Political instability and a lack of security have long prevented Yemen from attracting much-needed foreign investment. A secessionist movement in the south and tribal conflict in the north have occupied the government over the past decade, distracting it from the urgent task of developing an industrial base, tackling poverty and creating jobs.
Bleak prospects for Yemen’s economy
The Arab uprisings and the deterioration of the country’s political and security structures mean that an improvement in the fortunes of the Arabian peninsula’s most impoverished state are highly unlikely in the medium term. Since January, demonstrators have taken to the streets on a daily basis, protesting against corruption and unemployment. Over the past five months, violent clashes between the opposition and government loyalists have left hundreds dead. With the country teetering on the brink of civil war, the outlook for Yemen’s economy is bleak.
Ali Abdullah Saleh, who has been president since 1978, has repeatedly refused to sign a GCC-brokered deal for a peaceful transition of power, despite promises of immunity.
An attack on his Sanaa compound on 4 June may yet force Saleh’s hand. The president and members of his entourage suffered serious injury and were forced to seek medical treatment in Saudi Arabia. As MEED went to press, it was unclear whether Saleh would return to Yemen. There were scenes of celebration in the capital at his departure.
Yemen’s situation is …dire. There is a long way to go before [anyone] is going to say anything to the contrary
Samuel Ciszuk, IHS Global
Sanaa was relatively lucky in that it did not suffer too badly during the 2008-09 financial crisis because its underdeveloped banking system is isolated from the global economy. Yemen actually saw some of the strongest growth in the region, with its economy expanding 8 per cent in 2010 – mainly due to the first full-year revenues from Yemen LNG, a liquefied natural gas export project completed in late 2009.
The state relies on hydrocarbons for about 70 per cent of its income, but the violent uprising has disrupted production and this will impact on Yemen’s economic performance this year.
Attacks on oil pipelines have been reported in several regions, most notably Marib. This has led to domestic fuel shortages, which are also stirring up discontent among the local population. To resolve the problem, Sanaa has turned to Saudi Arabia to buy 2 million barrels of crude oil that it will process at its Aden oil refinery.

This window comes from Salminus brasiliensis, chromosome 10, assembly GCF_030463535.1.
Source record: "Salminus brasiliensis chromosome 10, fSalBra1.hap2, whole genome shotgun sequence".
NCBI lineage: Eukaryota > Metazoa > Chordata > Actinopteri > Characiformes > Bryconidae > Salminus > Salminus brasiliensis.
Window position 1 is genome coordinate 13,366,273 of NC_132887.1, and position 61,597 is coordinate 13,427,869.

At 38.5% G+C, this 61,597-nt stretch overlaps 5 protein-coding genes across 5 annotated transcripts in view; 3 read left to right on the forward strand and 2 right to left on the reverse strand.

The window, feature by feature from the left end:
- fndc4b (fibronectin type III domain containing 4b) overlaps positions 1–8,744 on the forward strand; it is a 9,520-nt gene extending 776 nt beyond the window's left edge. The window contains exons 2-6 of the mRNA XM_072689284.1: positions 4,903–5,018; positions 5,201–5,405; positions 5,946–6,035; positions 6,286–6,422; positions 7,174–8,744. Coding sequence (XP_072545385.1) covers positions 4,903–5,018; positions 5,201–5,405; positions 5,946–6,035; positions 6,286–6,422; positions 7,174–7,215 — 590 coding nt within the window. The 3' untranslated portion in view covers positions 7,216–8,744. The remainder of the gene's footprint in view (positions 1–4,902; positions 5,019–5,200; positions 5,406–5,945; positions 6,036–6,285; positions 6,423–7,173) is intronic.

|Yemen GDP by sector, 2009|
|Power and water||1|
|Trade, restaurants, hotels||23|
|Transport & communication||19|
|Finance, real estate and business services||9|
|GDP=Gross domestic product. Source: Central Bank of Yemen|
Yemen’s minister of trade and industry Hisham Sharaf said in April that the country had lost an estimated $5bn due to attacks on the oil industry. This equates to about 17 per cent of the country’s GDP for 2010.
“Yemen’s current situation is pretty dire and there is a long way to go before any analyst or economist is going to say anything to the contrary,” says Samuel Ciszuk, Middle East Analyst at UK energy consultancy IHS Global Insight. “A smooth transition is essential if there is to be any chance of the country recovering in the medium term.”
Production has also been affected by the fact that some international oil firms have stopped work in the country and many local oil workers have gone on strike. The loss of oil revenues has led to a chronic cash-flow problem that could see Sanaa struggle to pay government workers – this would only add to the current turmoil.
So far, Yemen LNG, the biggest foreign investment ever made in the country, has reported no stoppages in production. The 6.7 million tonne-a-year scheme is one of Sanaa’s few success stories and the country was hoping to emulate its success with more foreign investment.
|Hydrocarbon reserves and production in Yemen|
|Oil production (thousand barrels a day)||298|
|Oil reserves* (billion barrels)||2.7|
|Oil proven reserves* (share of world total)||0.2|
|Gas proven reserves* (trillion cubic metres)||0.49|
|Gas proven reserves* (share of world total)||0.3|
|*At end of 2009. Source: BP Statistical Review of World Energy|
That many projects were struggling to find finance even before the protests began illustrates Yemen’s dire situation. According to regional projects tracker MEED Projects, nearly every project in Yemen worth more than $300m in sectors including oil and gas, power, industry and construction is on hold. Several projects in the planning stage such as the $3bn expansion of the dilapidated Aden refinery are now not expected to happen until at least 2014-15.
Although it is difficult to make any assessment of Yemen’s economy, the Washington-based IMF is forecasting inflation of 13 per cent during 2011 and the country’s GDP growth to slow to 3.4 per cent, from 8 per cent in 2010.
Many observers believe that if the country is to move forward, it will need the help of the six GCC member states. A stable Yemen is in their best interest. A civil war would likely result in a flood of refugees across their borders, something governments will be keen to avoid given the region’s charged political atmosphere. But as it stands, even the GCC has lost its patience with Saleh.
It is unclear how the latest political crisis in Yemen will end, but the situation is likely to get far worse before it gets better.